Why is this a concern for sellers? The Texas Courts have deemed that a Surveyors liability is limited to the customer to whom it provided the original survey  The sellers may be held liable for any errors on the survey they give to the potential buyers due to the fact they now have made the surveyor a third party to the transaction.

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Jerry Newman, REALTOR®

US Army Retired

Brown Realty

1802 NE Loop 410 Ste 520

San Antonio, TX 78217

Direct 210-789-4216

 

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Comment balloon 32 commentsJerry Newman • June 08 2012 10:54PM

Comments

When buying a home this is a must, end of story

Posted by David Shamansky, Creative, Aggressive & 560 FICO - OK, Colorado Mtg (US Mortgages - David Shamansky) almost 7 years ago

It is very important to get all the necessary information from the survey, you don't want to buy a big surprise Jerry.

Posted by Tom Arstingstall, General Contractor, Dry Rot, Water Damage Sacramento, El Dorado County - (916) 765-5366, General Contractor, Dry Rot and Water Damage (Dry Rot and Water Damage www.tromlerconstruction.com Mobile - 916-765-5366) almost 7 years ago

Jerry, This is very helpful for home buyers,  Thank you for the great post.

Posted by Carol Faaland-Kronmaier, PhD, e-PRO, Manville, Hillsborough, Somerset NJ (Weichert, Realtors; Hillsborough) almost 7 years ago

Very good information for home buyers and home sellers.

Have an outstanding weekend with your camera in hand.

Posted by Roy Kelley (Realty Group Referrals) almost 7 years ago

Why anyone would not have a survey is a mystery to me. Never had it happen but like your office we have the waiver form.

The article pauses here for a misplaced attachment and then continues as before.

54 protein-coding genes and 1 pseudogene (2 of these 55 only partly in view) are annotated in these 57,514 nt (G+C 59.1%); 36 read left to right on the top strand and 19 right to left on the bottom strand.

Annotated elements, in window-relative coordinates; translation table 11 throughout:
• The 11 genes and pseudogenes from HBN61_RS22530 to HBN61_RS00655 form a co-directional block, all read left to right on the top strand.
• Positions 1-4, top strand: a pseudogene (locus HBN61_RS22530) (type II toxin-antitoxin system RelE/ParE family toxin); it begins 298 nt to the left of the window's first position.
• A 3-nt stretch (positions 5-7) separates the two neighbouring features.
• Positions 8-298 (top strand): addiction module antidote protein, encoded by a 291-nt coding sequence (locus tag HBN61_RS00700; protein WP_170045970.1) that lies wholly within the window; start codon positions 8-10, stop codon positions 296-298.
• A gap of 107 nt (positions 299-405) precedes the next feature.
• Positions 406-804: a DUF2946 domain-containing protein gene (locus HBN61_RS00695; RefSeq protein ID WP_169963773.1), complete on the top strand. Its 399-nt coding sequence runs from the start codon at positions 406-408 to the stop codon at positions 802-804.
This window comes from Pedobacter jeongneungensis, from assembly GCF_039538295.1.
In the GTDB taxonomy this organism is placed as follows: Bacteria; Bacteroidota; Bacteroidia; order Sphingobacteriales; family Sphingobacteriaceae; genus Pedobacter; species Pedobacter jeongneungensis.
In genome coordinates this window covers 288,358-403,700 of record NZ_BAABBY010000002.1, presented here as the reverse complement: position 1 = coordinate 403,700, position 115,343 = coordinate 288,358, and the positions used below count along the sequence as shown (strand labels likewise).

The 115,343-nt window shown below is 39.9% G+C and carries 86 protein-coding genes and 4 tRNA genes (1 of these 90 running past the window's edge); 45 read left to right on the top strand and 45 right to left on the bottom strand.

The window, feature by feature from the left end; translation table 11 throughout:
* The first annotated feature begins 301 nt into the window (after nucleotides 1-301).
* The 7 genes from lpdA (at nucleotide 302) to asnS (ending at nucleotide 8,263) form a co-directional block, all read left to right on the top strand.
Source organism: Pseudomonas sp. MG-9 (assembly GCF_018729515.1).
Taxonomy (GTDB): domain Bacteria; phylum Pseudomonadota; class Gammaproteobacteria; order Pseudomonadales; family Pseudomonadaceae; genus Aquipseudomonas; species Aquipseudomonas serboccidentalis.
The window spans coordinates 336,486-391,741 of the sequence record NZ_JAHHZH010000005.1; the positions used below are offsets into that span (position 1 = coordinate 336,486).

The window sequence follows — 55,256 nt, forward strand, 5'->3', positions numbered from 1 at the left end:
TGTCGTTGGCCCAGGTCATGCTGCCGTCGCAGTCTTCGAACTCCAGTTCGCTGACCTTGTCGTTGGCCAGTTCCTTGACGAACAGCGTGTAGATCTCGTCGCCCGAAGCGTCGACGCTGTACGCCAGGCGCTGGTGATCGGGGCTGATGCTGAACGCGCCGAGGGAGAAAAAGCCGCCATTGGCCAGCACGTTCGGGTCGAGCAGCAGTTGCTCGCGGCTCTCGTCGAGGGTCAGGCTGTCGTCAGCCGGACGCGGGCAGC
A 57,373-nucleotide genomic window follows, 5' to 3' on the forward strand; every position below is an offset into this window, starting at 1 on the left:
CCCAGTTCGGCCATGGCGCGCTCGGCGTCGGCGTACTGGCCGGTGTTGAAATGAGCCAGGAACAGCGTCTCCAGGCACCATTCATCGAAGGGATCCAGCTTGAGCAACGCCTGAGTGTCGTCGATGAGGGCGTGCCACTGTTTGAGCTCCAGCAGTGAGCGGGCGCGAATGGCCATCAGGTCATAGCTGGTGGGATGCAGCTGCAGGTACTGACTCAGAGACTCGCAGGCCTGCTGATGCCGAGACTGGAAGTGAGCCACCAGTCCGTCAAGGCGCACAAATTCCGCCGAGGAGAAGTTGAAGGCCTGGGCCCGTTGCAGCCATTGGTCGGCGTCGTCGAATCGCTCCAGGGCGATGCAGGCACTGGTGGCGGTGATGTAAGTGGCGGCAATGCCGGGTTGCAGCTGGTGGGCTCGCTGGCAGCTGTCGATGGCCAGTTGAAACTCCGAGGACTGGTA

Posted by Gary L. Waters Broker Associate, Bucci Realty, Fifteen Years Experience in Brevard County (Bucci Realty, Inc.) almost 7 years ago

I remember you writing a similar blog last year and I since asked a Title company about the benefits of ordering a new one. There is a good reason to do it, but in the end, it is up to the buyer. I was told that if the community is relatively new, with no structrual changes to the house in question, or any adjoining, there is very little risk. Its just good to make the buyer aware and to good judgment.

Congratulations on the feature!


Sincerely,

Cathy Bureau
♥X☺X☺X☺♥

Posted by Cathy Criado, Making Real Estate Profitable (Criado Realty ) almost 7 years ago

I had a friend that owned a survey company and I heard all the horror stories...

Two are memorable:

1.  The waterfront lot surveyed was entirely in the lake...none of the property was on land.

2,  Brand new townhome...attorney said they did not need a survey...and closed on the wrong unit.  The unit they closed on was a block away from the unit the buyers thought they were buying.  Numbers were originally recorded wrong.

Good post, thank you,

Eve in Orlando

Posted by Mike & Eve Alexander, Exclusively Representing ONLY Orlando Home Buyers (Buyers Broker of Florida ) almost 7 years ago

Just like Homeowner's insurance, and appraisal, a survey is necessary to clear up any concerns up front before they become problems later.

Posted by Florida Tolbert Team Keller Williams Advantage, Keller Williams Land Division Specialist (Keller Williams Advantage III Realty in Lake Nona) almost 7 years ago